“So, what ARE you, anyway?” This is a question Dominicans get asked frequently. People don’t expect to see a bunch of young and joyful men wearing 13th-century garb—who are not play actors.
I typically give the answer that we are friars, sort of like St. Francis, but in the particular fashion of St. Dominic. We live in a priory, which is kind of like a monastery, except that, instead of staying within its walls forever, balancing prayer and manual labor (as monks do), we rely on the daily prayer routine to strengthen and stabilize us for our work outside the walls: the work of preaching and teaching for the salvation of souls. In a sense, we’re mobile monks.
But, more fundamentally, every person (monk, nun, friar, etc.) who belongs to a religious order is a follower of Jesus Christ in a very particular way: namely, we take vows of poverty, chastity, and obedience to imitate more tangibly the manner of life which Christ lived and which He taught to His Apostles.
“Hmmm,” they’ll say, “so do you get any free time?” This is when I like to say that the life of a Dominican friar, particularly one who is studying for the priesthood, is like a graduate student’s life superimposed on a monastic routine. We congregate four or five times a day for prayer, mostly chanting the psalms of the Divine Office, and in between those times we have a full load of classes and we study. We also have meals in common and, often, outside apostolic work (like teaching or working with the poor). All this doesn’t leave much free time; but, assuming we’re getting all this done, we’re not precluded from, say, visiting friends in the area or hanging out with our brothers.
“Okay, so you’re studying. But it can’t take that long to become a priest, right?”
Well, for a Dominican, it takes about seven years: first we have a year of “spiritual boot camp” called novitiate. Then we spend two years studying philosophy as a preparation for four years studying sacred theology. But, more generally, the process of priestly formation is so long because its purpose is to mold a man into the image of Christ—and that takes a while.
“Gotcha. So, what do you do once you’re ordained? Will you be able to come back home and be assigned to one of the parishes around here?”
Here’s where this gets tricky, because the answer to where a priest can be assigned is “that depends.” Typically, a Dominican’s first assignment is to a parish or college chaplaincy for several years to get his feet wet doing priestly things: saying Mass, hearing confessions, etc. He could also be assigned to pursue further studies if he has a knack for academics, or he could be sent to teach in a high school or to work in a hospital. There’s really no limit.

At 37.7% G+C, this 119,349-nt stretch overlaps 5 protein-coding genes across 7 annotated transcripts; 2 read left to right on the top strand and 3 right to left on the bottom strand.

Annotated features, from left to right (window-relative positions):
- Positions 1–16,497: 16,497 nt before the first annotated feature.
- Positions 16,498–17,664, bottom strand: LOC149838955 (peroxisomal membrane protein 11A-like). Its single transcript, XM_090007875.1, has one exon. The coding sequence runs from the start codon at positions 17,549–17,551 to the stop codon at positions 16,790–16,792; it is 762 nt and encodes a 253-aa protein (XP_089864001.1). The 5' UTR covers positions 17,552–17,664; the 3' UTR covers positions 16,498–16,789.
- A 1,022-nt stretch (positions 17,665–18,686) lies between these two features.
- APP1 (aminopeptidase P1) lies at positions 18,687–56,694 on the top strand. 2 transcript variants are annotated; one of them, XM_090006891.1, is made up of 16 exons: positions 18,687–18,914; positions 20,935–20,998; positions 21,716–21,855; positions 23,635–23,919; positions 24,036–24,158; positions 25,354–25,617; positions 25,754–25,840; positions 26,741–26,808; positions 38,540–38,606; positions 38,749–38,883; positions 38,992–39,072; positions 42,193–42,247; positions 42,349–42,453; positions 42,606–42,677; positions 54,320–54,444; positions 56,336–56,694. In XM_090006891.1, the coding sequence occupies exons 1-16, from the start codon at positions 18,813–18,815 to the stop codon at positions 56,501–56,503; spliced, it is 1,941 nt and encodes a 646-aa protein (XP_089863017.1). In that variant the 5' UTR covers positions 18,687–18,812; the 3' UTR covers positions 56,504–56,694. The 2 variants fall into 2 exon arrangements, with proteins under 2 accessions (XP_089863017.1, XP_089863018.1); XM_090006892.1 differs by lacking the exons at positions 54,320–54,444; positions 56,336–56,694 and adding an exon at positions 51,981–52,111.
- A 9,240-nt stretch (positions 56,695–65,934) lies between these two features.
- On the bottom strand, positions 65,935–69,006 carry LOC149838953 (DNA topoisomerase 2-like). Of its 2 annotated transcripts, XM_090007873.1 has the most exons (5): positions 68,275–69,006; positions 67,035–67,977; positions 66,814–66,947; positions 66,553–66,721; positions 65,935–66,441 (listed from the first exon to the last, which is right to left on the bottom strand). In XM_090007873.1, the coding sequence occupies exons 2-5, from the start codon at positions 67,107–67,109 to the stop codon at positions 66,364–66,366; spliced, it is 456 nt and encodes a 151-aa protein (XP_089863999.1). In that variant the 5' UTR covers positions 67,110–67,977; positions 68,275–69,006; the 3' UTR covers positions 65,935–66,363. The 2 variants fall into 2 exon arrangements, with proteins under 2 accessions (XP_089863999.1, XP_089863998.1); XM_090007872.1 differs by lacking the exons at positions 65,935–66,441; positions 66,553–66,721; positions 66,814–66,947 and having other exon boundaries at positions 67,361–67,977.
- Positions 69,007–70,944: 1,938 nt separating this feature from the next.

Often, though, a Dominican is not going to be assigned somewhere near his home (unless, by chance, his home is near some place where Dominicans minister). In fact, we know going into this life that we may be leaving our hometown forever—apart from occasional visits. This may seem sad at first, but it is a further dimension of our particular way of imitating Christ.
We take rather literally Our Lord’s command to detach ourselves from family, possessions, and everything in the world to follow Him. And part of this is the necessity of being moved around frequently, often to places we ourselves wouldn’t have chosen to live.
But we take great joy in this. Our Lord says, “Foxes have dens and birds of the sky have nests, but the Son of Man has nowhere to rest his head.” Instead, He traveled around preaching repentance and the forgiveness of sins.
Because that’s most of all what we are: followers of Jesus Christ.
Image: Christmas caroling in Washington, DC. Copyright © 2012 Province of Saint Joseph.
Br. Reginald Hoefer was born and raised in New Orleans, Louisiana, where he attended Jesuit High School. He entered the Order in 2014 after receiving a B.A. in Classics from The Catholic University of America and working as a Credit Analyst at Iberia Bank in New Orleans. On DominicanFriars.org